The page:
Great news, that sexual preference is a choice. That means you can choose to be attracted to anything, like giant squid, waffle irons, the act of paying your taxes… Think of the possibilities! A clear explanation of how to genuinely make this change must be presented before a law that prohibits not doing so. Show the world that it is possible, Museveni, by changing your preference from human women to avocados. No faking it, either. I’m not gay, but your law is beyond stupid.

Posted in human rights, Mind, Politics | Leave a Comment »

NSA Can Hack and Spy on Any iPhone Any Time

Posted by Anonymous on February 22, 2014

Everything you do on your iPhone may be open to NSA snooping thanks to a covert software the agency can install without user’s knowledge. Apparently the app, called Dropout Jeep, can remotely send all of your text messages, contacts and voicemails to the NSA, and can activate your iPhone’s camera or mic for real time surveillance, too.

Security researcher says NSA can spy on your iPhone

Security researcher says NSA can spy on your iPhone
In a presentation at the 30th Chaos Communication Congress in Germany, security researcher Jacob Applebaum detailed the NSA’s iPhone spying capabilities. Along with being able to use Dropout Jeep to collect your conversations and contacts, the agency can use cell towers to find your location, and can remotely push new files to user’s iPhones.

The NSA documents Mr. Applebaum referenced say it has a perfect track record for installing Dropout Jeep on targeted iPhones, meaning they have been able to successfully install the software on every iPhone they want. Based on the agency’s success rate and the amount of data they’re able to collect, Mr. Applebaum questions Apple’s involvement.

He said in a presentation at the conference,

I don’t really believe that Apple didn’t help them. I can’t really prove it, but they [the NSA] literally claim that anytime they target an iOS device, that it will succeed for implantation. Either they have a huge collection of exploits that work against Apple products, meaning that they are hoarding information about critical systems that American companies produce and sabotaging them, or Apple sabotaged it themselves. Not sure which one it is. I’d like to believe that since Apple didn’t join the PRISM program until after Steve Jobs died, that maybe it’s just that they write shitty software.

PRISM is an NSA program to gain back door access to company servers so it can gather personal information and user activity without first gaining a court order. Apple has claimed it doesn’t participate in PRISM, and went so far as to say it hadn’t even heard of the program until it first appeared in the news in June 2013.

In a public statement Apple said, “We do not provide any government agency with direct access to our servers, and any government agency requesting customer content must get a court order.”

Apple has since asked the NSA for better transparency on surveillance, and has said that text messages sent through iMessages are encrypted and that it can’t convert them back to readable text.

Apple has also said that it doesn’t collect dataabout user activities. If true, that would make a secret back door into the company’s servers less valuable, and would make something lie Dropout Jeep far more useful since it allows the NSA to gather whatever information it wants without directly involving Apple or its servers.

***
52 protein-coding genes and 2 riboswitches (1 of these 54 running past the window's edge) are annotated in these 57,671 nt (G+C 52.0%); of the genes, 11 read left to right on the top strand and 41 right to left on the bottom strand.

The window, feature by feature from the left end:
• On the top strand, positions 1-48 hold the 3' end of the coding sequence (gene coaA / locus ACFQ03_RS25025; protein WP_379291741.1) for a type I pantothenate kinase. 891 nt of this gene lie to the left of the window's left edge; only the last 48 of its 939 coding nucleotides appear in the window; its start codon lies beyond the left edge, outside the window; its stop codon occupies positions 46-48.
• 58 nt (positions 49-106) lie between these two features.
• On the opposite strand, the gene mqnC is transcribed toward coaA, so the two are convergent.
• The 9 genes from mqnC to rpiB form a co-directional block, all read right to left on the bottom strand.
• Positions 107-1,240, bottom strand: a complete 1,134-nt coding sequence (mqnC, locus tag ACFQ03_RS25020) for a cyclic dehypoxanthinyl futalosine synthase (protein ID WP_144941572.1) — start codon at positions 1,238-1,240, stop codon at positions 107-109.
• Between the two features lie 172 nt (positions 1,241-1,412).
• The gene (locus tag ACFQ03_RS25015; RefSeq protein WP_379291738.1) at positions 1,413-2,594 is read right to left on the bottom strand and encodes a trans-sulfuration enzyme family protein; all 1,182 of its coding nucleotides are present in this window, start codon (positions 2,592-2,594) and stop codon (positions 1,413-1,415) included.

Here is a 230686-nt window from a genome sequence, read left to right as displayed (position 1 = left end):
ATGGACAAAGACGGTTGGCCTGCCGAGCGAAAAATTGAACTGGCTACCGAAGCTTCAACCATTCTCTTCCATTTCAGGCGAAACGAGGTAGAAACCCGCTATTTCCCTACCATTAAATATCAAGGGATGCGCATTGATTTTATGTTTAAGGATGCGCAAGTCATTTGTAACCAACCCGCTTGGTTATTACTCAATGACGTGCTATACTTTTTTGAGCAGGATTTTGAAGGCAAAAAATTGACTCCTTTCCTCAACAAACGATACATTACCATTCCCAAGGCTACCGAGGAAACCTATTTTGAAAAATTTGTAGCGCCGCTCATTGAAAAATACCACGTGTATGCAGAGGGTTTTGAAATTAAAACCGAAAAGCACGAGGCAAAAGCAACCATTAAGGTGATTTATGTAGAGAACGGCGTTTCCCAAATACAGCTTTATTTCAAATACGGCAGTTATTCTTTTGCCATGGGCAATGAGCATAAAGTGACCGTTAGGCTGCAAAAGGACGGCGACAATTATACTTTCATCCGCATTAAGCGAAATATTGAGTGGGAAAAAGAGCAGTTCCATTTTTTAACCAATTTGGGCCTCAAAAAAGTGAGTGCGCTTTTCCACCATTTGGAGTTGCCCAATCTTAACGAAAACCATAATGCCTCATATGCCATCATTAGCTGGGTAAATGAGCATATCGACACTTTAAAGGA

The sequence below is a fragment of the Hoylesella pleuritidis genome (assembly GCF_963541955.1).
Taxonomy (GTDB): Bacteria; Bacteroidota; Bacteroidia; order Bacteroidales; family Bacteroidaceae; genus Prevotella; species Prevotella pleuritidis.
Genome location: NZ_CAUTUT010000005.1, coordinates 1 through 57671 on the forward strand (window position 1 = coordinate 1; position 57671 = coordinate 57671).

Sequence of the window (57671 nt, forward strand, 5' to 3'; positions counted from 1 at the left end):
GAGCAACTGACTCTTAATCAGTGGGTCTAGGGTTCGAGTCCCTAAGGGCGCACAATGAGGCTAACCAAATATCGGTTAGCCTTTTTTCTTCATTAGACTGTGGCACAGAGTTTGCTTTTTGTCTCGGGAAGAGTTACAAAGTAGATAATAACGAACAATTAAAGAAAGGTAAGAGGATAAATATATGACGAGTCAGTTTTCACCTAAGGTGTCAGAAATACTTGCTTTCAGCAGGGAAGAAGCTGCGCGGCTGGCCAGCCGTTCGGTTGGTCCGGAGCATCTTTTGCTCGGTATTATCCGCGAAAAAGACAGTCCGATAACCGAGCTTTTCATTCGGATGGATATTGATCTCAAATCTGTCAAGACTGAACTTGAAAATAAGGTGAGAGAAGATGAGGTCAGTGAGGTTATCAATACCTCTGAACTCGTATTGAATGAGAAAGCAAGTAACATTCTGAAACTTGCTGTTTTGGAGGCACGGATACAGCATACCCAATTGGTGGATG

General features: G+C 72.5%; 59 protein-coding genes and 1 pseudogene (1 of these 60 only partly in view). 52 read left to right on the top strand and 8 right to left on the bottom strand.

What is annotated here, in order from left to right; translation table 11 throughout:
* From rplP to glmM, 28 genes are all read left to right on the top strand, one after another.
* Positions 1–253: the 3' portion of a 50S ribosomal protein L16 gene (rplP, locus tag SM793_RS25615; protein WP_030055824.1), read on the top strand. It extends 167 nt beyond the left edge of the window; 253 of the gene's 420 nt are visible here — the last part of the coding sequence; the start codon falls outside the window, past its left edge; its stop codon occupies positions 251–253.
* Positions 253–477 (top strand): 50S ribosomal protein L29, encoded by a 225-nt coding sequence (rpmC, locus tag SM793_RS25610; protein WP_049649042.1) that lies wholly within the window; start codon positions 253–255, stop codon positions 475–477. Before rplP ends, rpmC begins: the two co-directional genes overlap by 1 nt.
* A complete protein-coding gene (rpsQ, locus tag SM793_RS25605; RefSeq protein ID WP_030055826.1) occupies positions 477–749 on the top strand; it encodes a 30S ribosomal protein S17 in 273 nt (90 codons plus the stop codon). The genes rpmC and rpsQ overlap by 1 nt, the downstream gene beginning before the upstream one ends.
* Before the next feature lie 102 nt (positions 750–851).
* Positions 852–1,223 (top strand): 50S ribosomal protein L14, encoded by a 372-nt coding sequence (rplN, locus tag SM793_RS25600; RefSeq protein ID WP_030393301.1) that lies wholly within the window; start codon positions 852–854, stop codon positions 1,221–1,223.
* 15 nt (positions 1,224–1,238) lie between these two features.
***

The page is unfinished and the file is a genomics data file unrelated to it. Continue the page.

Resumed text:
It’s a safe assumption that if the NSA has developed clandestine surveillance malware for the iPhone, it has done the same for other smartphone platforms, too. Android OS, Windows Mobile, and BlackBerry have all likely been targeted with similar malware, too.

A 2008 document that details Dropout Jeep said that in needed to be installed via “close access methods,” but that the agency was working on a way to remotely install the malware. Considering that was five years ago, it’s possible the NSA has moved on to remote installation, which could give the agency the ability to install its monitoring tools on any iPhone anywhere in the world at any time.

http://www.macobserver.com/tmo/article/nsa-can-hack-and-spy-on-any-iphone-any-time

Posted in human rights, Technology, War | Leave a Comment »

Venezuela, here is my voice.

Posted by Anonymous on February 22, 2014

Anonymous:

I don’t usually reblog other people’s WordPress posts, but this one caught my attention. We should all know and care about human rights abuses around the world.

Originally posted on bvgonzal:

A very close SU friend from Venezuela told me one of her friends from home was murdered today. I have been preparing for some days to write this post, and I have asked many fellow SU students if they know about the situation in Venezuela and most people have no idea. This gave me even more motivation, so I would like to share with you the terrible reality that is going on in Venezuela.

Venezuela has been facing economic, social and security problems, among others, caused by the corrupt Venezuelan government. More than 90% of the murders in Venezuela go unpunished. On February 12, Venezuela’s national youth day, students were tired of the injustice and corruption in their country caused by the government, so they started a peaceful riot for their rights. These students were unarmed; they carried flags, cameras, signs and flowers. The police force reacted aggressively and attacked…

View original 204 more words

Posted in human rights | Leave a Comment »